08 May 2010

Picasso, Politics, Art, Dichotomies & Misunderstanding

"Because Picasso holds the position he does, every
misinterpretation of his work can only increase
contemporary misunderstanding of art in general."
~ John Berger

The Charnel House. Pablo Picasso 1944-1945. (Oil and charcoal on
canvas. The Museum of Modern Art, New York).

I came across this review in The Guardian this evening of an exhibition of Picasso's work that places his politics front and center. The review and the exhibition seem to lend credence to Berger's assessment. But it seems that Picasso himself invites the misunderstandings. Here is a passage written, according to The Guardian reviewer, at about the time Picasso was making the painting I've lifted above.
"What do you think an artist is? An imbecile who only has eyes if he's a painter, ears if he's a musician, or a lyre in every chamber of his heart if he's a poet – or even, if he's a boxer, only some muscles? Quite the contrary, he is at the same time a political being constantly alert to the horrifying, passionate or pleasing events in the world, shaping himself completely in their image. How is it possible to be uninterested in other men and by virtue of what cold nonchalance can you detach yourself from the life that they supply so copiously? No, painting is not made to decorate apartments. It's an offensive and defensive weapon against the enemy."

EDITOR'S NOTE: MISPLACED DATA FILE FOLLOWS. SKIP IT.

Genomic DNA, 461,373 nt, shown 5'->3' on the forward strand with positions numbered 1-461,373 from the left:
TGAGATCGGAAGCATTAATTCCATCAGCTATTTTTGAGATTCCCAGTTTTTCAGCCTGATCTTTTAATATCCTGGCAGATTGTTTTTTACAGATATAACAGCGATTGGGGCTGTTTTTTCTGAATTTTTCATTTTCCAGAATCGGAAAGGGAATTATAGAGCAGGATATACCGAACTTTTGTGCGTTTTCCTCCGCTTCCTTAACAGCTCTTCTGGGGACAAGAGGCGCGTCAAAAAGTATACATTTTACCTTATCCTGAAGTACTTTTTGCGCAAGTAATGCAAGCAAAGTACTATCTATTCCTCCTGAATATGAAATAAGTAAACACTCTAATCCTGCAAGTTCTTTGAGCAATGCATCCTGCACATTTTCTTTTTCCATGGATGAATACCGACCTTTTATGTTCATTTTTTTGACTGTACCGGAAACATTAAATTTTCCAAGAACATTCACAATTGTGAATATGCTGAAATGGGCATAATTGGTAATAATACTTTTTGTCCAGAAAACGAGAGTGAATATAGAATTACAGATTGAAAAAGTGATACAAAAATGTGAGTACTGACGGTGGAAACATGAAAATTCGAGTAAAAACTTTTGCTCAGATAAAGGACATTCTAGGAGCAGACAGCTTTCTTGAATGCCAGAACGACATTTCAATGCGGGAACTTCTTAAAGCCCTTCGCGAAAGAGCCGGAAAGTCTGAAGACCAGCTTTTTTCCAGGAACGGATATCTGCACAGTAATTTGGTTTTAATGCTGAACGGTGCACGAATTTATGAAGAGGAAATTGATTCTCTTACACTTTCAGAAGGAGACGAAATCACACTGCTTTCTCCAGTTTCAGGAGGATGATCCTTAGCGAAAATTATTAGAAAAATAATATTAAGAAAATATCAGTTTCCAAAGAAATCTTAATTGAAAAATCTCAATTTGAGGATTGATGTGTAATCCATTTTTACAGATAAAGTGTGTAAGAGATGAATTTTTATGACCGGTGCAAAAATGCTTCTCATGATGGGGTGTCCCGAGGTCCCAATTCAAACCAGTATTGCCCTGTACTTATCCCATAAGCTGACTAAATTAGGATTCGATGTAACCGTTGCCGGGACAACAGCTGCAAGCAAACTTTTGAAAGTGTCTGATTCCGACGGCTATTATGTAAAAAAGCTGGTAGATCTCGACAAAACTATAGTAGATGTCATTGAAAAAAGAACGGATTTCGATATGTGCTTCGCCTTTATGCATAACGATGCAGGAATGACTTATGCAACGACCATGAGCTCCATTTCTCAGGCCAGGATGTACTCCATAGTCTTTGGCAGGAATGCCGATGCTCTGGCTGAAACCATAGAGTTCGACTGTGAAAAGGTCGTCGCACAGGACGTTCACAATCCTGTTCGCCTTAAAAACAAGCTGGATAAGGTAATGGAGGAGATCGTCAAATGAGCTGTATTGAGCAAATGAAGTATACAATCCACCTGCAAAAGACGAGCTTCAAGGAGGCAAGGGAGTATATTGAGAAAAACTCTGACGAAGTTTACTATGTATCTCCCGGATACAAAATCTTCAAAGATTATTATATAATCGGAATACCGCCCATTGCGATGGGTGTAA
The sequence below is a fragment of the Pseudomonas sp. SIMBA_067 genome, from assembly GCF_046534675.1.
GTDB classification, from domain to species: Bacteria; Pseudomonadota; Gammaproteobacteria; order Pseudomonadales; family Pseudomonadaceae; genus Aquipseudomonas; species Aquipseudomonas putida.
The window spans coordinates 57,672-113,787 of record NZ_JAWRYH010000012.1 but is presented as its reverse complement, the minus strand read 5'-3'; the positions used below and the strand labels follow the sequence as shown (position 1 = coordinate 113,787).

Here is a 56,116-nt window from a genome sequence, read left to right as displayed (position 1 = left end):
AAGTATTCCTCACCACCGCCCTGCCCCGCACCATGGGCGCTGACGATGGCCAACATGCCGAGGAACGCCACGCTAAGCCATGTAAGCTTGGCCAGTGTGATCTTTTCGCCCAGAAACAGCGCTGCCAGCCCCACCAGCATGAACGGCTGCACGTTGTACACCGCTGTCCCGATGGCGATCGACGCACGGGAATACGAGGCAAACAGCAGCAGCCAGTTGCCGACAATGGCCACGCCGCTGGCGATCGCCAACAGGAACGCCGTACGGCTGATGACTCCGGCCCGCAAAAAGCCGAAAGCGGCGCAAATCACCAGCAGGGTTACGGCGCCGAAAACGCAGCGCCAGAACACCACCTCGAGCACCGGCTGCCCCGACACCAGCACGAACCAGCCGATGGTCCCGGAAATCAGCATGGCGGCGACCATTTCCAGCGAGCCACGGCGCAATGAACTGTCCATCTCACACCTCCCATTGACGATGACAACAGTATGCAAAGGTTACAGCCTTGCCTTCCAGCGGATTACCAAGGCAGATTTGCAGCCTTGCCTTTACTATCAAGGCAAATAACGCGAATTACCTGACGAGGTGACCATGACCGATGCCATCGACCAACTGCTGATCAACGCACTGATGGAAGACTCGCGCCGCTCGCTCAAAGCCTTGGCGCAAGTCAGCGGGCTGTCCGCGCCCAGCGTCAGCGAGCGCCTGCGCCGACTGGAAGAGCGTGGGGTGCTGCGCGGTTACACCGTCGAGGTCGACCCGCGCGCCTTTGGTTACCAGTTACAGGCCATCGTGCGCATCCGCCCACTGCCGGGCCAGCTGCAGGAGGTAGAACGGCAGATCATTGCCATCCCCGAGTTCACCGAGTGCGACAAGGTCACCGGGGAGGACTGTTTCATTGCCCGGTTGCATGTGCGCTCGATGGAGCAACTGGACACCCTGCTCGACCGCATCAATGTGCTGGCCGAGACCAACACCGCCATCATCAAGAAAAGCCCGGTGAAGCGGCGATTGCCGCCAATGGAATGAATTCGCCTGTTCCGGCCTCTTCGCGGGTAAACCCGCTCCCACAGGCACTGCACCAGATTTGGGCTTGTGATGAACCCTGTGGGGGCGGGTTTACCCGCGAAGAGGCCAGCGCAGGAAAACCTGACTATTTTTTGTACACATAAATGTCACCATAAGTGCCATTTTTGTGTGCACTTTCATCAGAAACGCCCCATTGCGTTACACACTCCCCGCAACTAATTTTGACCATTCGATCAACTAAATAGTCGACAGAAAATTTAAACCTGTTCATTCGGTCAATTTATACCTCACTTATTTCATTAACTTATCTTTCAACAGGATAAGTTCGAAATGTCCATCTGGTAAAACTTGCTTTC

Here Picasso reiterates the dualisms - on the one hand, art as harmless decoration, the product of the raw talent or instinct or sheer insight and inspiration of the artist, on the other hand art as more or less purely instrumental, as propaganda, as a weapon in partisan conflict - that frame too much discussion of how art and politics interpenetrate. Clinging to such dichotomies misleads. It misleads us into thinking that art and politics do not interpenetrate, that they stand apart and that any effort to navigate the subtleties of these overlapping practices violates (in some ill-defined sense) the structure of the universe.

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